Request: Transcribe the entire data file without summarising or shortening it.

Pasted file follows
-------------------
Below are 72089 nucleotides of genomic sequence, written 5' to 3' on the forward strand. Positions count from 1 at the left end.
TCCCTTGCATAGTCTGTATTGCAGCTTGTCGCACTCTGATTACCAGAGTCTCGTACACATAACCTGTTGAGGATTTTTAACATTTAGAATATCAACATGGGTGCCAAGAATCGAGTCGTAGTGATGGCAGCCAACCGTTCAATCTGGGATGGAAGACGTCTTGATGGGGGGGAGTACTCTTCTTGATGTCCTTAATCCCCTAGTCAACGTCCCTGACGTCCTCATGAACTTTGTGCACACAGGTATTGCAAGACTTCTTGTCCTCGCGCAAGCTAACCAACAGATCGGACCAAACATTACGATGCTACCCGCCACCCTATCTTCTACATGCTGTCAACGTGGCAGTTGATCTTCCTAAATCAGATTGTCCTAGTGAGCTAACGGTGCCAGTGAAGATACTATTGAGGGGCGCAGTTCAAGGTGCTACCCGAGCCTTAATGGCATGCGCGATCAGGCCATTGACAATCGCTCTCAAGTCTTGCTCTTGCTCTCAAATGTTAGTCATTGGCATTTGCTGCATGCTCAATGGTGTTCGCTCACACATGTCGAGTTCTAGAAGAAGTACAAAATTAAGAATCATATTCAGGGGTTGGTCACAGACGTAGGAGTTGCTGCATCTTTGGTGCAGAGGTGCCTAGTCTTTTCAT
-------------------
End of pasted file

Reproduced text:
Below are 72089 nucleotides of genomic sequence, written 5' to 3' on the forward strand. Positions count from 1 at the left end.
TCCCTTGCATAGTCTGTATTGCAGCTTGTCGCACTCTGATTACCAGAGTCTCGTACACATAACCTGTTGAGGATTTTTAACATTTAGAATATCAACATGGGTGCCAAGAATCGAGTCGTAGTGATGGCAGCCAACCGTTCAATCTGGGATGGAAGACGTCTTGATGGGGGGGAGTACTCTTCTTGATGTCCTTAATCCCCTAGTCAACGTCCCTGACGTCCTCATGAACTTTGTGCACACAGGTATTGCAAGACTTCTTGTCCTCGCGCAAGCTAACCAACAGATCGGACCAAACATTACGATGCTACCCGCCACCCTATCTTCTACATGCTGTCAACGTGGCAGTTGATCTTCCTAAATCAGATTGTCCTAGTGAGCTAACGGTGCCAGTGAAGATACTATTGAGGGGCGCAGTTCAAGGTGCTACCCGAGCCTTAATGGCATGCGCGATCAGGCCATTGACAATCGCTCTCAAGTCTTGCTCTTGCTCTCAAATGTTAGTCATTGGCATTTGCTGCATGCTCAATGGTGTTCGCTCACACATGTCGAGTTCTAGAAGAAGTACAAAATTAAGAATCATATTCAGGGGTTGGTCACAGACGTAGGAGTTGCTGCATCTTTGGTGCAGAGGTGCCTAGTCTTTTCAT